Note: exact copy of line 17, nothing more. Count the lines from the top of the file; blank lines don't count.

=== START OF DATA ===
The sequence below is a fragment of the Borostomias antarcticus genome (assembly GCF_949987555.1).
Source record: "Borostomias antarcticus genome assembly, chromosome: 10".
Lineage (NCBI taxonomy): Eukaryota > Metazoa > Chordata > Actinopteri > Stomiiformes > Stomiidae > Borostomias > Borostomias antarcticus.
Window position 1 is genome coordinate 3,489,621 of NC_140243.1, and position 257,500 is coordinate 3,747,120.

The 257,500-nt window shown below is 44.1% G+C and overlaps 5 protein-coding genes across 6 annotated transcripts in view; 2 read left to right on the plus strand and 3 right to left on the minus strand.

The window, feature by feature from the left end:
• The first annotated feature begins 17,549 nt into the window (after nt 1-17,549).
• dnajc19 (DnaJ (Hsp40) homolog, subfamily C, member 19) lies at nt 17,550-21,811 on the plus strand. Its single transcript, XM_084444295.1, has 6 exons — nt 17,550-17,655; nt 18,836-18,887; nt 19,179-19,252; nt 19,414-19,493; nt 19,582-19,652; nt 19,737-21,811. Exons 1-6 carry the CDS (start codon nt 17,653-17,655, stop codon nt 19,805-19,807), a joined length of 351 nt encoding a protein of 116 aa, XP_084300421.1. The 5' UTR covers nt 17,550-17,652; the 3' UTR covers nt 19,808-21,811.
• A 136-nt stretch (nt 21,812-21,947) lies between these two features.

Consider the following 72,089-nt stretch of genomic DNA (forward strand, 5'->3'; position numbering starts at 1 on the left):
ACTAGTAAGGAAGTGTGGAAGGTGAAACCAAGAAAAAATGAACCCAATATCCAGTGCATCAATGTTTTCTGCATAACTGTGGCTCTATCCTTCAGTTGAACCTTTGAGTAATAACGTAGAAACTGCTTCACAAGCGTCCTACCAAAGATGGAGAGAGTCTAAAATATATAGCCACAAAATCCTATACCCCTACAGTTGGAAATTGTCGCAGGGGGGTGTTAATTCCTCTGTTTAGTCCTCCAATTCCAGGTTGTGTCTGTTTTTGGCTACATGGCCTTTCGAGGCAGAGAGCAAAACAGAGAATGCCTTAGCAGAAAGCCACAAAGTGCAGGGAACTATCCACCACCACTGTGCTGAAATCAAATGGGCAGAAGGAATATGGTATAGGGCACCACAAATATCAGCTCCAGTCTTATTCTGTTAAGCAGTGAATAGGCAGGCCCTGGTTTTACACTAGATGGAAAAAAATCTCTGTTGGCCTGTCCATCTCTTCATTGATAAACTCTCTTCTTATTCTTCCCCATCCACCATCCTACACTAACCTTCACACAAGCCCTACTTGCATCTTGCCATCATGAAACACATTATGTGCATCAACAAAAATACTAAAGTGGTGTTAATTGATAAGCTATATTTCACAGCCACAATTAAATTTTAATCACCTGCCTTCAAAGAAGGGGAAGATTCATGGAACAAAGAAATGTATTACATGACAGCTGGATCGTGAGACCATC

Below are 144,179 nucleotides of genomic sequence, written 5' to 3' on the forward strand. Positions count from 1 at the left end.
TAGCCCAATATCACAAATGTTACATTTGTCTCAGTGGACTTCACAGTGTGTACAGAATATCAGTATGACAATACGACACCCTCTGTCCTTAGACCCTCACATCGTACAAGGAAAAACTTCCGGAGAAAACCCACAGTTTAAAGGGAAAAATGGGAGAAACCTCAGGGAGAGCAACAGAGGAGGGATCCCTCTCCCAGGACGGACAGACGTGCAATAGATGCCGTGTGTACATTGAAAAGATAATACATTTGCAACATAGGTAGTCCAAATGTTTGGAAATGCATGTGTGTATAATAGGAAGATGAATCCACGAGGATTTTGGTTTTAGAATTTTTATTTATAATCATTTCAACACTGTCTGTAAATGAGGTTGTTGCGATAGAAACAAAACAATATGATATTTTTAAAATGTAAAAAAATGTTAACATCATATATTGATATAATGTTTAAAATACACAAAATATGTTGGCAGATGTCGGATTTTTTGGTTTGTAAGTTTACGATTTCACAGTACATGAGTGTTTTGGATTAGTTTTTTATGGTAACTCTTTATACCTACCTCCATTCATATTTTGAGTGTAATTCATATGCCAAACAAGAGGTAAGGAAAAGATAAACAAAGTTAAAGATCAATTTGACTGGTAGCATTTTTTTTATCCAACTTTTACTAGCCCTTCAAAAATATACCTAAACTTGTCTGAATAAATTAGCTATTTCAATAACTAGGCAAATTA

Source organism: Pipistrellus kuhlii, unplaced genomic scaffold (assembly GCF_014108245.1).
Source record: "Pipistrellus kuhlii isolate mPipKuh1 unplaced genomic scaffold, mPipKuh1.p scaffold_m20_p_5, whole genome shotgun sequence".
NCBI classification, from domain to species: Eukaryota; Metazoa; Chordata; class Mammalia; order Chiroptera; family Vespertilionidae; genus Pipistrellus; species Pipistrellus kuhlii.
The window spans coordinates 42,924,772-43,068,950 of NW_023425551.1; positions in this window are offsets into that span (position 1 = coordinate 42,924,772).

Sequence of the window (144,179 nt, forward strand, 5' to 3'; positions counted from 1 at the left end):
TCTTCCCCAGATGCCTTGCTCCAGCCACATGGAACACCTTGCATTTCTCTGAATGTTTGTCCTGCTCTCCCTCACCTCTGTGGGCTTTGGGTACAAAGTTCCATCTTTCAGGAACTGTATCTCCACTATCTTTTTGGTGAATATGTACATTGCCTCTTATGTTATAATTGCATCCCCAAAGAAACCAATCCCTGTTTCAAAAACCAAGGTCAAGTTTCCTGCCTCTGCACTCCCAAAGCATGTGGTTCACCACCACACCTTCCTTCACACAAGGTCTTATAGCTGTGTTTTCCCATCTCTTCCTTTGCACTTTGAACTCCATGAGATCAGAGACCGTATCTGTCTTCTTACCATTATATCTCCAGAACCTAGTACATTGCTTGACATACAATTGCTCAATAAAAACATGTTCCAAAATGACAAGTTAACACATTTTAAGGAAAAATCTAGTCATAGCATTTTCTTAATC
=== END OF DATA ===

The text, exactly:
The window spans coordinates 42,924,772-43,068,950 of NW_023425551.1; positions in this window are offsets into that span (position 1 = coordinate 42,924,772).